Denzille Street

In Calypso Bloom recalls running to fetch the midwife from her home in "Denzille street." This street holds associations with more than childbirth. It and the nearby "Denzille lane," encountered in Oxen of the Sun, also evoke the militant Irish nationalism of the Phoenix Park murders in 1882—connections brought near the surface of the book's consciousness by the typically Joycean device of a strange coincidence.

JH 2018

Detail from Ordnance Survey map showing Denzille Street (red arrow), St. Andrew's Church (blue), Hamilton Row (brown), South Cumberland Street (black), and the route (green) that Stephen and his medical chums follow from the National Maternity Hospital (23) to Burke's pub (22), then back to Denzille Lane (orange), and onward to the Westland Row train station. Source: James Joyce Centre, "So this is Dyoublong?"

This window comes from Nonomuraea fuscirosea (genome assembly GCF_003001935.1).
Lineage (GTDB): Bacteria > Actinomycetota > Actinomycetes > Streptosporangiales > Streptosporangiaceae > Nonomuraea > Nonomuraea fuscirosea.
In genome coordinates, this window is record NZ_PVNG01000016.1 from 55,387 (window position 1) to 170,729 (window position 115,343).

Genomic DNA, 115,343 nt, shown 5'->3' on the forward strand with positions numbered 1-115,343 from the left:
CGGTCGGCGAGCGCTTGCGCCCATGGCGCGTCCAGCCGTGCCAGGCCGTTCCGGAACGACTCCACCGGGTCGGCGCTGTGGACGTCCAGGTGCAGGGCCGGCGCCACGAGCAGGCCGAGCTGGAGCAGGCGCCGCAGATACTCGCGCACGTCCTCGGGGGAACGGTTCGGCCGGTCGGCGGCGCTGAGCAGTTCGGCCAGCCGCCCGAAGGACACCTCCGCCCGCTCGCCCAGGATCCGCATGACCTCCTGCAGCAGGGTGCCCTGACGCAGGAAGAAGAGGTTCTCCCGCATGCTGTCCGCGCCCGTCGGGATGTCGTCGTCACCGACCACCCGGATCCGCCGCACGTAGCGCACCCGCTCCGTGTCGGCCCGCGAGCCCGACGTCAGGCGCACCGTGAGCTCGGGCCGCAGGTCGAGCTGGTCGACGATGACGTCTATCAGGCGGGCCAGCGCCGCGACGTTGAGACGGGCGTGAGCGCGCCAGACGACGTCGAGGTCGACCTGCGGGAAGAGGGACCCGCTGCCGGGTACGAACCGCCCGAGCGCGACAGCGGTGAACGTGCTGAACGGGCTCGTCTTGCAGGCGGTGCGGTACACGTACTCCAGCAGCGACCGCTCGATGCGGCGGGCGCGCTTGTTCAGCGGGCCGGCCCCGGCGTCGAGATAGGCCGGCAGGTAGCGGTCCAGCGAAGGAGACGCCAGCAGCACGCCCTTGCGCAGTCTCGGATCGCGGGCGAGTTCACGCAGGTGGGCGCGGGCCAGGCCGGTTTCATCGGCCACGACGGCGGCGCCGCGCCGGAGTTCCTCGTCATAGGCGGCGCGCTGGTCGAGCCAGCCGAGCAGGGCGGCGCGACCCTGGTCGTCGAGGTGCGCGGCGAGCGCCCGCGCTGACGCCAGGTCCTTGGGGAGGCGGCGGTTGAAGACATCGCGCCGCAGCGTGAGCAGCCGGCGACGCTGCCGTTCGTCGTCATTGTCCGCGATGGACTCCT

Portrait of James Carey by an unknown engraver, published in 1883 and held in the National Portrait Gallery, London. Source: Wikimedia Commons.

Sign on Fenian Street, whose name was changed in 1924. Source: John Hunt.

Map from a 2001 site plan to build an eight-story apartment complex on Fenian Street where Burke's pub was once located. Source: www.henchion-reuter.com.